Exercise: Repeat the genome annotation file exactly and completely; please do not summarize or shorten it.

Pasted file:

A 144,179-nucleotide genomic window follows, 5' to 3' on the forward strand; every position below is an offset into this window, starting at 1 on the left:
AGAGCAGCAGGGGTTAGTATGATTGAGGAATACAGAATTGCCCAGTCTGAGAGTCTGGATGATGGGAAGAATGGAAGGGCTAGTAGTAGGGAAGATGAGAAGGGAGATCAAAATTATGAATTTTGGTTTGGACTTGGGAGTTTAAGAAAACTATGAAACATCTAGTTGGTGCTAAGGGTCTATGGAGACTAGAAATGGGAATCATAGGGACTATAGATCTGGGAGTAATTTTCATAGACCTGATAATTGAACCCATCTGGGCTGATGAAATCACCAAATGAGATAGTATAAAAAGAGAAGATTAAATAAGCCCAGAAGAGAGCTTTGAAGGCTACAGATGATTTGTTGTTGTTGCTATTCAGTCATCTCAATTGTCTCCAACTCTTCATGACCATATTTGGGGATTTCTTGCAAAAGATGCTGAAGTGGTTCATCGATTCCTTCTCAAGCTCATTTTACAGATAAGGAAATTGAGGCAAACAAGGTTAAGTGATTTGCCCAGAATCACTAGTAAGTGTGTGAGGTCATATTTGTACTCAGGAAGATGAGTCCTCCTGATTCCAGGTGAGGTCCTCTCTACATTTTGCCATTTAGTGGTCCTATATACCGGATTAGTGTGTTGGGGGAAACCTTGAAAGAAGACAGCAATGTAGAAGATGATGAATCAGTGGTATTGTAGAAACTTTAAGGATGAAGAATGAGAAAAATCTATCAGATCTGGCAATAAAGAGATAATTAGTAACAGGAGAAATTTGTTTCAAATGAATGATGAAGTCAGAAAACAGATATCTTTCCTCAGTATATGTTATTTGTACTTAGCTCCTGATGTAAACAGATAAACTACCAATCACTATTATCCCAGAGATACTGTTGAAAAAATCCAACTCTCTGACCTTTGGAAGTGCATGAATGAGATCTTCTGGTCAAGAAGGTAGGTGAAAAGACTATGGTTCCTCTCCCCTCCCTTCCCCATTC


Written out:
A 144,179-nucleotide genomic window follows, 5' to 3' on the forward strand; every position below is an offset into this window, starting at 1 on the left:
AGAGCAGCAGGGGTTAGTATGATTGAGGAATACAGAATTGCCCAGTCTGAGAGTCTGGATGATGGGAAGAATGGAAGGGCTAGTAGTAGGGAAGATGAGAAGGGAGATCAAAATTATGAATTTTGGTTTGGACTTGGGAGTTTAAGAAAACTATGAAACATCTAGTTGGTGCTAAGGGTCTATGGAGACTAGAAATGGGAATCATAGGGACTATAGATCTGGGAGTAATTTTCATAGACCTGATAATTGAACCCATCTGGGCTGATGAAATCACCAAATGAGATAGTATAAAAAGAGAAGATTAAATAAGCCCAGAAGAGAGCTTTGAAGGCTACAGATGATTTGTTGTTGTTGCTATTCAGTCATCTCAATTGTCTCCAACTCTTCATGACCATATTTGGGGATTTCTTGCAAAAGATGCTGAAGTGGTTCATCGATTCCTTCTCAAGCTCATTTTACAGATAAGGAAATTGAGGCAAACAAGGTTAAGTGATTTGCCCAGAATCACTAGTAAGTGTGTGAGGTCATATTTGTACTCAGGAAGATGAGTCCTCCTGATTCCAGGTGAGGTCCTCTCTACATTTTGCCATTTAGTGGTCCTATATACCGGATTAGTGTGTTGGGGGAAACCTTGAAAGAAGACAGCAATGTAGAAGATGATGAATCAGTGGTATTGTAGAAACTTTAAGGATGAAGAATGAGAAAAATCTATCAGATCTGGCAATAAAGAGATAATTAGTAACAGGAGAAATTTGTTTCAAATGAATGATGAAGTCAGAAAACAGATATCTTTCCTCAGTATATGTTATTTGTACTTAGCTCCTGATGTAAACAGATAAACTACCAATCACTATTATCCCAGAGATACTGTTGAAAAAATCCAACTCTCTGACCTTTGGAAGTGCATGAATGAGATCTTCTGGTCAAGAAGGTAGGTGAAAAGACTATGGTTCCTCTCCCCTCCCTTCCCCATTC